Everyone knows that acrylic powder is the backbone of fake nails but how many of us know just how this secret ingredient is made?
If you’d like to understand how acrylic is made, you’d first know basic chemistry. I mean the basic knowledge of how such polymers are made which would bring you to knowing the difference between a monomer (1 atom), polymer (2 or more atoms), suspensions and of course what a catalyst does.
Forget the complex way it sounds; this isn’t a hard-ass subject that would require you to run over to your chemistry books. It’s just as simple as you make fake nails using a mixture of colored acrylic powder, water, and a catalyst.
So what are monomers?
A monomer is gotten from the Greek word “monos” which means “one”, so you already know that we are talking about one item. Since you can’t make a polymer without a monomer, you’d need one monomer. When making acrylic powder, the monomer you’d need is methyl methacrylate.
The methyl methacrylate can be added to water to create a suspension. This suspension separates the monomer – methyl methacrylate from the many polymers.
Let’s talk about polymers.
These are strands of monomers which are chemically strung together. A catalyst may be added to them to hasten the process. Say you want to hasten the process of converting the acrylic powder; a suitable catalyst you can add is an organic peroxide. You can also add any other suiting chemical totally depending on the polymer you are planning to produce.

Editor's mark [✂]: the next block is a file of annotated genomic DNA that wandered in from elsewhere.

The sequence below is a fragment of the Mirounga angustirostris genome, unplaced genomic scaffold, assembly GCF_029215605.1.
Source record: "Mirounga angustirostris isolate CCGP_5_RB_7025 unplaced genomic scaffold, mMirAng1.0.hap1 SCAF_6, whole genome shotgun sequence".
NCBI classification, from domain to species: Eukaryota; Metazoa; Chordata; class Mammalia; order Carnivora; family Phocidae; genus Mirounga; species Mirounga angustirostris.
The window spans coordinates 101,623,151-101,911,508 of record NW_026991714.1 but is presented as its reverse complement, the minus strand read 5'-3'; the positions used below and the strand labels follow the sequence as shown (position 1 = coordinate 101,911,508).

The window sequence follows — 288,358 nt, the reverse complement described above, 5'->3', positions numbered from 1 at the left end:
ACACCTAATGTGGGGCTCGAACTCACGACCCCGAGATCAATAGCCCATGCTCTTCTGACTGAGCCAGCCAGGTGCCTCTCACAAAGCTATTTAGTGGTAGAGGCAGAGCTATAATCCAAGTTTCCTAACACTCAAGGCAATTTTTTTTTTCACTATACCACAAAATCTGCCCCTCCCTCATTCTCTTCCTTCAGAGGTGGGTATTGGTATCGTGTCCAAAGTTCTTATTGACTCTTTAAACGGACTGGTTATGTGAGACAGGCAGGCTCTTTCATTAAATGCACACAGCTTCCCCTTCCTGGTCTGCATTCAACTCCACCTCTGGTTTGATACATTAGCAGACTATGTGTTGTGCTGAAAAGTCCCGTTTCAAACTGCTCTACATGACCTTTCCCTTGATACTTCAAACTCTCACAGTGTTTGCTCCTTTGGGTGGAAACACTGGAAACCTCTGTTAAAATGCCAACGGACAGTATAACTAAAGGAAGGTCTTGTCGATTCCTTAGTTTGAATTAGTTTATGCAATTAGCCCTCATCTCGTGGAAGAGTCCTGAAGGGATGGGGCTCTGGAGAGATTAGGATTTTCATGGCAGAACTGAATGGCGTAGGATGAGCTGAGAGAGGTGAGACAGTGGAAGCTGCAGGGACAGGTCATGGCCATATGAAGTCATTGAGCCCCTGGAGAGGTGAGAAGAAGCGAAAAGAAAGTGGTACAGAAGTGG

Pearl Polymerization or Suspension Polymerization
This is the process you’d use to collect the acrylic powder (by removing the water to collect the fine powder). Once collected, the acrylic powder can be put to use for anything you might have in mind.
Where Bulk Polymerization Come in
Yes, we already discussed making the fine acrylic powder (which requires the suspension or pearl polymerization method). Now let’s talk about the bulk polymerization process which is used to create a resin-like substance called Polyvinyl chloride (PVC).
PVC as it’s most known as has several practical uses but the most notable is the plastic pipe (PVC) which is used in the construction of many modern buildings.
Why Make Acrylic Powder
Acrylic is an essential part of many things. When acrylic is changed through different mechanical and chemical processes, the uses become more varied. The acrylic powder is easier for consumers to utilize in making their desired finished products (fake nails comes to mind).
Acrylic powder uses isn’t just limited to the beauty niche. Engineers, chemists also apply it to industrial needs. Prefer to purchase your own colored acrylic liquid powder? Checkout the recommended WindMax 6-in-1 Acrylic Liquid Powder Nail Art
Application and Uses of Acrylic Powder
As stated earlier, the application and uses of powered acrylic are endless. One of the most notable is false fingernails or fake nails (see SNS dip powder nails) which most females and crossdressers love to have.
However, the application of the acrylic powder is not solely for the beauty sector (as said earlier). An acrylic powder formed into a polymer can be used in the manufacture of adhesives, inks, cars undercoating, cosmetic, dry film photo, automotive paste waxes, specialty coatings, injection and sheet molding and a lot more specialized uses.